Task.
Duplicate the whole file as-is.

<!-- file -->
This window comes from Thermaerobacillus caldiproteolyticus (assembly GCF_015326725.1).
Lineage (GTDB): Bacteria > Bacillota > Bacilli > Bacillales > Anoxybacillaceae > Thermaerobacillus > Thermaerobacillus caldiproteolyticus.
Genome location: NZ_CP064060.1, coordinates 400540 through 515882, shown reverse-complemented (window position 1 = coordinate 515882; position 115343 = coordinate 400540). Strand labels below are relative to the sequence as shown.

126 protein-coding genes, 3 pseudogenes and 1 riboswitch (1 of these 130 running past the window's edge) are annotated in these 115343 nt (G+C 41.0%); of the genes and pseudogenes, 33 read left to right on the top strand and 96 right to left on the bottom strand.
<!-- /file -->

This window comes from Thermaerobacillus caldiproteolyticus (assembly GCF_015326725.1).
Lineage (GTDB): Bacteria > Bacillota > Bacilli > Bacillales > Anoxybacillaceae > Thermaerobacillus > Thermaerobacillus caldiproteolyticus.
Genome location: NZ_CP064060.1, coordinates 400540 through 515882, shown reverse-complemented (window position 1 = coordinate 515882; position 115343 = coordinate 400540). Strand labels below are relative to the sequence as shown.

126 protein-coding genes, 3 pseudogenes and 1 riboswitch (1 of these 130 running past the window's edge) are annotated in these 115343 nt (G+C 41.0%); of the genes and pseudogenes, 33 read left to right on the top strand and 96 right to left on the bottom strand.